Latest Threat to Little Beach

Maui County Council Resolution is Latest Threat to Little Beach

by Bob Morton, Chairman and Executive Director, Naturist Action Committee

WAILUKU, Hawaii-In a renewal of the attack on the traditional clothing-optional use of Little Beach, the County Council of Maui has adopted a resolution supporting the creation of a historic district at Pu’u alai, land owned by the State of Hawaii as part of Makena State Park. The proposed district would encompass all of the land fronting Little Beach, as well as the beach itself.

The measure was passed without discussion or public comment at the December 17, 2002, regular meeting of the Council. Its sponsor, Councilmember Alan M. Arakawa, has since been sworn in as the new mayor of Maui.

The name of Kahu (Reverend) Charles Kauluwehi Maxwell, Sr. appears nowhere in the document, but his fingerprints are all over it. Maxwell, a former Maui police officer and now a self-ordained clergyman, is vigorously opposed to the nude use of Little Beach.

Maxwell, who bills himself as a “cultural and spiritual consultant” and a teller of Hawaiian “talk stories,” is also active in the Hawaiian separatist movement, which seeks to purge the Islands of mainland U.S. influences. He sees skinny-dipping as a haole (outsider) influence, and he steadfastly denies that indigenous Hawaiians were ever nude. Maxwell prefers instead to allow his version of history on the islands to commence after the arrival of European Christian missionaries, who took upon themselves the task of properly clothing the natives.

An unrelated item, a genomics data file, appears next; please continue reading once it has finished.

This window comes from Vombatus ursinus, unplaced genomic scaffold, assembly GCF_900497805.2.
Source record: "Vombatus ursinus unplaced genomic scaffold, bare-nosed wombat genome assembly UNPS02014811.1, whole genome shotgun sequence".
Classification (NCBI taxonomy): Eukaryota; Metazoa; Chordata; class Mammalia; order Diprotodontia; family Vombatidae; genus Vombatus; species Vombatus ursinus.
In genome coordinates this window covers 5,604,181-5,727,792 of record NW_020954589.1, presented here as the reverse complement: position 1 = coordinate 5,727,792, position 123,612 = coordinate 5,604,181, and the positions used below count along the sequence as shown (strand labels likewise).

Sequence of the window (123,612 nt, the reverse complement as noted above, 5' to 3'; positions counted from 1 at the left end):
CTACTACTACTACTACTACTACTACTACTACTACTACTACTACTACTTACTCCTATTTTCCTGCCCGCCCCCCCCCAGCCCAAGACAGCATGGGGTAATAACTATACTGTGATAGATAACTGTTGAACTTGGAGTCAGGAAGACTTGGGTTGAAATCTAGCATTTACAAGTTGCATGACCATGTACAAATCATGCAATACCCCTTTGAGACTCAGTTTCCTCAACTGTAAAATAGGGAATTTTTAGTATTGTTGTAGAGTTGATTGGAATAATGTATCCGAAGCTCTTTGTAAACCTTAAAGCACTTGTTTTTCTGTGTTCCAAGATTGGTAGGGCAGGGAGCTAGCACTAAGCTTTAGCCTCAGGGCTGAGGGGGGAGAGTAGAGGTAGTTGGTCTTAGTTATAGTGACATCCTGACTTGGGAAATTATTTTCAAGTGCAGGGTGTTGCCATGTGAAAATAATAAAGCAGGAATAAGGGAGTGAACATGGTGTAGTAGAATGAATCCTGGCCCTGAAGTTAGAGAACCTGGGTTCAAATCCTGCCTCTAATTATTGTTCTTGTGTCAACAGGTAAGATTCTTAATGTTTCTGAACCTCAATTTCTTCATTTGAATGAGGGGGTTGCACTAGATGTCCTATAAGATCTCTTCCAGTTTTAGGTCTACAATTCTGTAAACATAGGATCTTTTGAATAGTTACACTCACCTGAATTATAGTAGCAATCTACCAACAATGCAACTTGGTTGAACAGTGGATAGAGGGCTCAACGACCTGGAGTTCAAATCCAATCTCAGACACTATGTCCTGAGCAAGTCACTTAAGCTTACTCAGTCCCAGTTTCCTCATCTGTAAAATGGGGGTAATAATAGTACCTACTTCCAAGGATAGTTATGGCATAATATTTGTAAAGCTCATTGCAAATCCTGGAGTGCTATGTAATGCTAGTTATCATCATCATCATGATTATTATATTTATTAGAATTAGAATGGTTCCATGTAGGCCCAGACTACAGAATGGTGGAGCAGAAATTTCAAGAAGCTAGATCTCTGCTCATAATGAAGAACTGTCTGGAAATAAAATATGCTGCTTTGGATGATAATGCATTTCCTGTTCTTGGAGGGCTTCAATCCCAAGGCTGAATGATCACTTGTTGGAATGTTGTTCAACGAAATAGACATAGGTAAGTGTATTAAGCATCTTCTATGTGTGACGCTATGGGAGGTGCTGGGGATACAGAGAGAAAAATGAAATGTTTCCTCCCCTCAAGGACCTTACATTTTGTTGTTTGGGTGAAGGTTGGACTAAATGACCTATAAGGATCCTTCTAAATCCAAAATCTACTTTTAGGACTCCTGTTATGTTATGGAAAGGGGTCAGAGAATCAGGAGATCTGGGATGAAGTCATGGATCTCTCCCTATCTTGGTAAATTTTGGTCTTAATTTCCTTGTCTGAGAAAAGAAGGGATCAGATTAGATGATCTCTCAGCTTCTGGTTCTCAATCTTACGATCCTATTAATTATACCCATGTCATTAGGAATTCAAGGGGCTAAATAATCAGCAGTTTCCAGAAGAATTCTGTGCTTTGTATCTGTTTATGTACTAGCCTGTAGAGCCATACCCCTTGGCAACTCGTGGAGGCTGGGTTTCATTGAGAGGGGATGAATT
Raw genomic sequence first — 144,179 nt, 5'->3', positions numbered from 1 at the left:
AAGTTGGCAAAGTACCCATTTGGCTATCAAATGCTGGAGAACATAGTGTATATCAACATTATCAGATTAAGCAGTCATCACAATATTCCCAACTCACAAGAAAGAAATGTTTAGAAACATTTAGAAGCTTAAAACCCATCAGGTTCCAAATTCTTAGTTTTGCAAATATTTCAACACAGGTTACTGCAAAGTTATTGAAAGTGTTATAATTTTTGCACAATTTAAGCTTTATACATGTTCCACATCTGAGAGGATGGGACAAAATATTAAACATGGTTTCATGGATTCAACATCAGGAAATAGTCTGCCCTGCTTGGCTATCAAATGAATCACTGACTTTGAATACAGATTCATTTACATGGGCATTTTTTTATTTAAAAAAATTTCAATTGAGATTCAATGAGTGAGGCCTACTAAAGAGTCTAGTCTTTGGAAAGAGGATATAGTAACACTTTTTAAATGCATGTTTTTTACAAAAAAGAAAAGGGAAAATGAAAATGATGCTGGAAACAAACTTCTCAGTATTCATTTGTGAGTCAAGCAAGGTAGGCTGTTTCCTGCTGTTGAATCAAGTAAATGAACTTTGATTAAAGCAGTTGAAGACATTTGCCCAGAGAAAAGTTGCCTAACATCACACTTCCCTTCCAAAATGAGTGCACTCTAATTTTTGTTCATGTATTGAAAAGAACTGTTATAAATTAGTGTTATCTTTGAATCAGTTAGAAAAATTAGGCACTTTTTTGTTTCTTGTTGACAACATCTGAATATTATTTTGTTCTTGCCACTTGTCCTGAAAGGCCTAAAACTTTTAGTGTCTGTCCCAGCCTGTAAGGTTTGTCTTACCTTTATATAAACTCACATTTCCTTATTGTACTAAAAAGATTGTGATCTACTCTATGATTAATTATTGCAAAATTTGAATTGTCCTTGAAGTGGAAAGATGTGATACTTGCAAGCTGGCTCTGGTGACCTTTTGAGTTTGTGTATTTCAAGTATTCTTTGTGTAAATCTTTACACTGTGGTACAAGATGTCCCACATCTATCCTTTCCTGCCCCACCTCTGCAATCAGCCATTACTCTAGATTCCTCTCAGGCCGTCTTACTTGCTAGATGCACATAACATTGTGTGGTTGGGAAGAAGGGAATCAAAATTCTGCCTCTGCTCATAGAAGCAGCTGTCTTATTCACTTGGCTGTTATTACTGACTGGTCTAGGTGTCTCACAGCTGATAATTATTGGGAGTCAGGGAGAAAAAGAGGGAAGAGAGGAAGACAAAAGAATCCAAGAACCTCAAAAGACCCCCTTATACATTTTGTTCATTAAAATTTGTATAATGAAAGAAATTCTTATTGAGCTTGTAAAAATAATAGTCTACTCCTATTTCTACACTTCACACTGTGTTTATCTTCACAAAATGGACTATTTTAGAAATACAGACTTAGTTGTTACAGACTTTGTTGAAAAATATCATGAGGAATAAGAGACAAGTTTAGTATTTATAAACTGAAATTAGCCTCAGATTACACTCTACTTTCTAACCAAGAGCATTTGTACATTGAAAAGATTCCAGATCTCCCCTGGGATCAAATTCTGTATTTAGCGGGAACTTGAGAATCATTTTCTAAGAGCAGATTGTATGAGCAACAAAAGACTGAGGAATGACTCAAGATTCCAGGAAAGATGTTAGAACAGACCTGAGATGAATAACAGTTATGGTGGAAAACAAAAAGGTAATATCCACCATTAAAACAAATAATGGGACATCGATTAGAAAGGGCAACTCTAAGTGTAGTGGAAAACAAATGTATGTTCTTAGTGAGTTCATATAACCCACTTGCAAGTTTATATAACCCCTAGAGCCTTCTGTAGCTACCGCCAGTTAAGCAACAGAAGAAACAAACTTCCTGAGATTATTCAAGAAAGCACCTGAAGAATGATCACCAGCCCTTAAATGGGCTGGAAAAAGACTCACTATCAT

However imprecise Maxwell’s view of early 19th Century history may be, he is an apt student of more recent events. In 1999, the National Park Service declared nudity to be forbidden at Kaloko Honokohau National Historical Park on the Big Island. The justification was that the longtime tradition of skinny-dipping in the park was “offensive” to the culture of native Hawaiians.

Maxwell, who enjoys being called “Uncle Charlie,” makes no distinction between culture and religion and has attempted periodically for the past few years to have nudity removed from Little Beach by using an echo of the ploy used so successfully on the Big Island. The Maui resolution makes extensive reference to Hawaiian myth and folklore, and includes as a part of its text the “talk story” of how “the great Goddess Pele” was “angered by the marriage between the mo’o Pu’u-o-Elaina and Lohi’au,” and “transformed them into Pu’u Olai as the tail of a mo’o, and the island of Molokini as the head.”

It’s on this basis that Maxwell claims cultural and historic significance for Little Beach. Maxwell has also played the “cultural and historic” card in attempts to stop the construction of a cluster of retail shops and a little league baseball field.

But Maxwell has not been consistent in his claims of what is pono (proper and seemly) at Little Beach. In his 2001 attempt to banish nude bathers from the beach, Uncle Charlie suggested that it would be acceptable to him-and presumably to the various constituents and deities he represents-to establish certain days of the week on which the beach could be clothing-optional.